Makers by Cory Doctorow (Harper Collins: 2009). The story of two tech/engineering entrepreneurs who love to make stuff, and are at the centre of a new business boom that sees big money invest in communal tech start ups – a phenomena dubbed “New Work”. The whole thing is documented by an online journalist, who follows our two entrepreneurs as they test the boundaries of their community driven innovations.
Hands up, I totally flaked out last week. Was home for the weekend and didn’t get back till Sunday afternoon. I could have posted a review on Sunday evening, but I didn’t. Lazy, that’s all. Sorry.
I’ve also made a fatal error. I’ve got right into a book that’s a bit big. A lot big actually. And it’s taking me a while to get through. I blame Katy Atkins, who recommended it a few weeks ago. I bought it and now I can’t put it down. I’m really enjoying it. But it’s going to take a few weeks to finish.
So I thought it’d be worth going back and telling you about something else on my bookshelf that I read a while ago. It’s the one I was reading about this time last year I think, so there’s at least some relevance there.
Cory Doctorow (I didn’t know this when I picked the book up to begin with) is something of a celebrity in the online world. He was named as one of the world’s top 25 internet influencers (whatever that means). I’m not going to pretend I fully understand most of what he writes, blogs, lectures and debates about, but suffice to say he’s well down with the 2.0 world.
And Makers is positively soaking in all that stuff. It brings up some properly interesting possibilities, even for a technology caveman like me. What’s all the more compelling is that none of this is 25th century sort of stuff. It’s all got a very real world context, and the technology is of the in-the-not-too-distant-future sort. From what I understand, there are people ferreting away as we speak to make this technology a reality. Hell, for all I know, this stuff is possible right now.
But it’s not just technology that Doctorow explores in Makers, he stretches his theme to explore the business patterns and societal changes that the technology is tied up with. He does a good job of interlinking all of the above without ever presenting one as leading the others. Technology, society, business – it’s all moving and changing from page to page.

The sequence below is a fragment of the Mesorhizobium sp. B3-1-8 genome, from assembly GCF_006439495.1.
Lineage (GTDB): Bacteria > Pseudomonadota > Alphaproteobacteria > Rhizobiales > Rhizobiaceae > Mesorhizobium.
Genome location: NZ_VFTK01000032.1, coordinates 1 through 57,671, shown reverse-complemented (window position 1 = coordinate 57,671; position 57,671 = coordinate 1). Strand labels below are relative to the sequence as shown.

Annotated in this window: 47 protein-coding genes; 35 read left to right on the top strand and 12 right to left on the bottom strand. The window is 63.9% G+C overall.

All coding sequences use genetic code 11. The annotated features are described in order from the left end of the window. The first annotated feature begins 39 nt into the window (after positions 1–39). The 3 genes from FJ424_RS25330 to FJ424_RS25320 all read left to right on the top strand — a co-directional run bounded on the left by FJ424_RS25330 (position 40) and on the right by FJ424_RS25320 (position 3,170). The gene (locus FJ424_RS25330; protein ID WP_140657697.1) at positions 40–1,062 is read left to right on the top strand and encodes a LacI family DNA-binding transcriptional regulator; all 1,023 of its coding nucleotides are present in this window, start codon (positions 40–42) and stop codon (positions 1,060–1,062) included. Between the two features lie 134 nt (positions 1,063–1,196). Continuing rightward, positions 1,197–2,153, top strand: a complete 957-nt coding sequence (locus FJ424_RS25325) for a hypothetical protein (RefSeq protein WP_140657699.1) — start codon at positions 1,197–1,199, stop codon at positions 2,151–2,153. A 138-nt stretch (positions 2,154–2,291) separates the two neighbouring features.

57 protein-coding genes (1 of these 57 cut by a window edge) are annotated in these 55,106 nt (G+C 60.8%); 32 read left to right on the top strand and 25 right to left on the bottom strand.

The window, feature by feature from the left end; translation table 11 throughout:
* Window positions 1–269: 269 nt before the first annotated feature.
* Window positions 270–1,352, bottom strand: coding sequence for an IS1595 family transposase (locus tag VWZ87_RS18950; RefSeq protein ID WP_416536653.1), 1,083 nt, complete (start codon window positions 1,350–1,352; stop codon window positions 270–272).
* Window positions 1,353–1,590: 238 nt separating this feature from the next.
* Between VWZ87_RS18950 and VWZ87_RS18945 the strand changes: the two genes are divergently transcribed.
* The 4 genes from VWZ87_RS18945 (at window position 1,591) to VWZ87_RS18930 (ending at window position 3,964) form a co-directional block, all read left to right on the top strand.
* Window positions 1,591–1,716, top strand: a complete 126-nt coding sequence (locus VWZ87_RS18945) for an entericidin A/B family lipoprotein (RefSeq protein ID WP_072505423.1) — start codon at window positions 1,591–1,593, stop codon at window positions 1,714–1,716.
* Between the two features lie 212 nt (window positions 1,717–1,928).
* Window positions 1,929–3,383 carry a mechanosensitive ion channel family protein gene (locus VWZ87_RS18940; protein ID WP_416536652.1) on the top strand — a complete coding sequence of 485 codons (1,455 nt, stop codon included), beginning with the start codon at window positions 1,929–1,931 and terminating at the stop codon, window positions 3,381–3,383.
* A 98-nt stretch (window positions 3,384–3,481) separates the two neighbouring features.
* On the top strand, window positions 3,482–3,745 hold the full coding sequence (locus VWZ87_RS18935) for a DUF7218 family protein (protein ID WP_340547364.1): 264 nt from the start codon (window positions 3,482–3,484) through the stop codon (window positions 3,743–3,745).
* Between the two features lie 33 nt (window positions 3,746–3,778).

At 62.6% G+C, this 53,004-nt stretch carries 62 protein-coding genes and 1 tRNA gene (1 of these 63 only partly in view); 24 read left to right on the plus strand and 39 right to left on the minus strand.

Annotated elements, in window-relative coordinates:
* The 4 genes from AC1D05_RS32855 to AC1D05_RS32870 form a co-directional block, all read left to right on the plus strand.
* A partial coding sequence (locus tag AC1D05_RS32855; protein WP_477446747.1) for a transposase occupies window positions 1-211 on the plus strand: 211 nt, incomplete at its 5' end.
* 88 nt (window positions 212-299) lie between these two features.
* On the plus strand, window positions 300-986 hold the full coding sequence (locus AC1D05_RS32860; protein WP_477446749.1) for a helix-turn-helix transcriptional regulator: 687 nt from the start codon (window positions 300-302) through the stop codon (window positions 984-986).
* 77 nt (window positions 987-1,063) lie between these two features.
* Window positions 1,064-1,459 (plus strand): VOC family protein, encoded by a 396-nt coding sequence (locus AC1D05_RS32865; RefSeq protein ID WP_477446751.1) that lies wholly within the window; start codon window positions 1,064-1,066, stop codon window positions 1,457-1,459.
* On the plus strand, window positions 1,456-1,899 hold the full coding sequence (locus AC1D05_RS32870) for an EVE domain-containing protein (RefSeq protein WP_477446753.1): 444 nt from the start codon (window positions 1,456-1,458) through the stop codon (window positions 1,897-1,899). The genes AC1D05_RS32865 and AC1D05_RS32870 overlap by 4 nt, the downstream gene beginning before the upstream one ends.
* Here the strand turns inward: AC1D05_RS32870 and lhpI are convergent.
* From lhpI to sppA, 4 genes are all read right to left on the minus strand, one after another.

It all knitted together well. The plot progression made sense. Doctorow’s soaring imagination was there, but reigned in just enough to keep it true. All good points.
But me, I found it all a bit too glossy. The people in the book never really came to life for me. At all. There was so much emphasis on the innovation that the human side was ignored a little I think. No doubt, the characters all had interesting arcs, they all had important parts to play in the plot and they all seemed to represent something, but I felt like you could write the entire essence of each one down on an index card.
I don’t know how good writers take a fictional person and make them reach-out-and-touch real by using nothing more than words on a page, but they do. We’ve all read great examples of it. We all know it’s possible. I don’t know how it happens, but when it does I recognise it. And it didn’t happen here.
I just didn’t care about these guys.
Not every book needs every ingredient though, I guess. Makers has plenty of them. It was interesting. It was imaginative. It was ambitious. It opened my eyes to a few new possibilities. It was original.
But it drowned it the concepts that dominated it. It lacked emotion. And it lacked a bit of humanity.
I don’t regret picking it up. It kept me interested. But I won’t be picking it up again.
Next week all depends on whether I finish my current big book (thanks a bunch, Atkins...) So it’ll either be that one (a debut masterpiece from a Scottish writer) or it’ll be something else from the shelf.
I bet you can’t wait.